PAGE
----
It occurred to me recently that I’ve never written up the process detailing how to tune a ukulele and it’s something that a lot of newcomers really struggle with, particularly if they’re totally new to a musical instrument, so here goes…
The good news is that there’s more than one way to skin a cat (do people still say that?) and there’s a few different method you can use to get your ukulele in tune, I’ll start with the simplest first.
1. The Easiest Way – Use A Clip-On Tuner
If you’re new to ukulele I would 100% recommend buying a clip-on tuner. This little device which costs anywhere from £6 to around £20 clips on to the end of your ukulele, this isn’t just so you won’t lose it although that is a pretty handy feature. They generally work by vibrations and don’t have a microphone so once you clip it on, leave it there and it will always be around when you need it. Do make sure when you’re buying one that it works for ukulele, not all of them do. I personally use a Fender FT-004 which has settings for ukulele, guitar, violin and an overall chromatic setting.
How you do it
To get tuned up with a clip-on tuner I’d recommend starting with the 1st string (the one closest to the floor when you’re holding your uke like you do when you play it). Play the string without fretting any notes and look at the tuner and watch what happens. For standard tuning the note you’re seeking is A. The clip-on tuner will show the A note and provide some kind of visual aid to show whether the note is flat (too low) or sharp (too high). It usually takes the form of a needle, or sometimes a series of bars.
If your tuner shows the note A but the needle is to the left, you need to twist the tuning peg so that it tightens the string. If it shows the note A but the needle is to the right then turn the tuning peg so that it loosens the string. Watch the tuner as you do this and adjust accordingly. Once you get the needle/marker in the middle (and sometimes a green light), you’re done – move up to the next string.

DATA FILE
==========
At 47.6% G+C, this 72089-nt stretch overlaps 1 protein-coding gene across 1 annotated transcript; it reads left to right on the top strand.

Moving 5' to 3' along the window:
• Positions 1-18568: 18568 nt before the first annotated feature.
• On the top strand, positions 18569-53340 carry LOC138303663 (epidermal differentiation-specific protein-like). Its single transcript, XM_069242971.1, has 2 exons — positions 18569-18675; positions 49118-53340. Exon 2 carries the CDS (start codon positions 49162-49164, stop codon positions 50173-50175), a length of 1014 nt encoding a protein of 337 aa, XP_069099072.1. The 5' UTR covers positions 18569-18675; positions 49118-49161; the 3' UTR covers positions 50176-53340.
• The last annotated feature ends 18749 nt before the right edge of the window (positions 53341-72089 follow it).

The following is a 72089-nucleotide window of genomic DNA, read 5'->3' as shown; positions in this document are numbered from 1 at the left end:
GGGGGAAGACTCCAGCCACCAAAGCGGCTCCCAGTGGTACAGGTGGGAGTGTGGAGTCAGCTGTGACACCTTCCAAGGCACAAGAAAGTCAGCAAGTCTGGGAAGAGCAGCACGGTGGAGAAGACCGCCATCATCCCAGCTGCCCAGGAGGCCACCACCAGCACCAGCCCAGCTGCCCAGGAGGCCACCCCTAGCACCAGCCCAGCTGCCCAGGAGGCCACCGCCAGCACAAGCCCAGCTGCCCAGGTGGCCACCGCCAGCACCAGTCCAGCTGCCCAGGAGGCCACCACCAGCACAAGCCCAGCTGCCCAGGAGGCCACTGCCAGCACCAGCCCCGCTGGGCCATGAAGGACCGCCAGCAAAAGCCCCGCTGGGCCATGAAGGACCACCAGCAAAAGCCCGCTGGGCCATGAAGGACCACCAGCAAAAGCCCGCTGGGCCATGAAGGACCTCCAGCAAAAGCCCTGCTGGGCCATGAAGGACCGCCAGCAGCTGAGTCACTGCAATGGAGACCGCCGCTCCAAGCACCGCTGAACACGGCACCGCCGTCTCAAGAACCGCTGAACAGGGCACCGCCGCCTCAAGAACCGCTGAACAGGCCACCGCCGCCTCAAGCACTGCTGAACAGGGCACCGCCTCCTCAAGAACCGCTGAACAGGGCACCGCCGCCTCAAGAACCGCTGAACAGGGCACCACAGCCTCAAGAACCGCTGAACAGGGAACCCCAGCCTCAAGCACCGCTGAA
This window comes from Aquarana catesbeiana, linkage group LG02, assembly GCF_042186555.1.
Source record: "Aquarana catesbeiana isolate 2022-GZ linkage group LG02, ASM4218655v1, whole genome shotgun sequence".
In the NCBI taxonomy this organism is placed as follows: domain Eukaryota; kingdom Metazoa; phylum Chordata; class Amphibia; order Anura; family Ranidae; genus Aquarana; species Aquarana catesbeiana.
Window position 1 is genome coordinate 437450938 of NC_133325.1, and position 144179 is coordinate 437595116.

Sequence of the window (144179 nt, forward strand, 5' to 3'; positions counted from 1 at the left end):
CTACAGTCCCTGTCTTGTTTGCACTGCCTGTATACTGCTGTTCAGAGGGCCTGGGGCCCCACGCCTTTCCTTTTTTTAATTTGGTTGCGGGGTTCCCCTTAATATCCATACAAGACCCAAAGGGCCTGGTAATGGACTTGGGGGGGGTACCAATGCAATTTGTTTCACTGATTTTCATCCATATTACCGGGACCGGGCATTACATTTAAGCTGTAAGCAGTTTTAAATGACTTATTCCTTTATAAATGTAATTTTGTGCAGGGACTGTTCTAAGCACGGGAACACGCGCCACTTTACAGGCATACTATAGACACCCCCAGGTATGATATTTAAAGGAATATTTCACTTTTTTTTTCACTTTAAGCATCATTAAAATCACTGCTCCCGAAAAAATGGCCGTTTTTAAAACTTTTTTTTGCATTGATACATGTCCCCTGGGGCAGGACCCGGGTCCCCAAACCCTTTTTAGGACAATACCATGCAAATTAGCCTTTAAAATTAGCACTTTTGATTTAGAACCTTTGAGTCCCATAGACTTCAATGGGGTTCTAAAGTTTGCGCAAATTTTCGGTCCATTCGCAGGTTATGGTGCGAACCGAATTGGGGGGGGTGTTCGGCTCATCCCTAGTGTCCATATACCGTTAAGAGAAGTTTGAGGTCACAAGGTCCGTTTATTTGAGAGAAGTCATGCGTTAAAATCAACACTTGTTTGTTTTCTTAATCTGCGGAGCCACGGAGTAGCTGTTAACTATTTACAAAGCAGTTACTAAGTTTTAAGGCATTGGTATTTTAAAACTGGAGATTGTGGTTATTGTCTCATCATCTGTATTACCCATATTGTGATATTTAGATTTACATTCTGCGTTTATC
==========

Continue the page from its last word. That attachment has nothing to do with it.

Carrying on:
You then need to repeat this process for all the strings. Starting at the bottom string and working up the final notes should be A, E, C and G.
Give your uke a strum when you’re done and give yourself a pat on the back!
2. Almost Just As Easy – Use A Smartphone App
Even if you’ve got a clip on tuner I’d highly recommend grabbing an app for your smartphone (assuming you have one). You never know when someone will hand you a uke and ask you to bust out a tune, funnily enough people are never that impressed when you tell them you can’t as you don’t have your tuner with you. The one I use is simply called Ukulele Chromatic Tuner and it cost 79p. I believe there are free ones available also.
The difference between a smartphone tuner app and the clip-on tuner is that the smartphone app uses your phone’s microphone and not vibrations. This means its a good idea to get your phone as close to you ukulele as you can. Aside from this the tuning process is exactly the same as above.
3. For Those That Fancy A Challenge – How To Tune A Ukulele To Itself
It’s possible to tune a ukulele without any form of tuner and without any sound reference. If you lose as many tuners as I do this is a bit of a necessity to learn. The slight downside to this is that your ukulele is only going to be in tune with itself and if you’re trying to play over a record or with someone else you may not quite be in tune with them. Essentially what you’re doing is tuning the strings so that they’re all in sync with each other. I’ve written the process to doing this up over here.
This is now my most used method to tuning my ukulele as it doesn’t rely on anything other than your ears. It’s great for developing your listening and note recognition. Sometimes I will tune up the A string using a tuner and do the rest by ear, that way you’re getting the best of both worlds. Your ukulele will be in tune and you’re improving your ear at the same time.
There you go, 3 methods showing you how to tune a ukulele. You’ve got no excuses any more!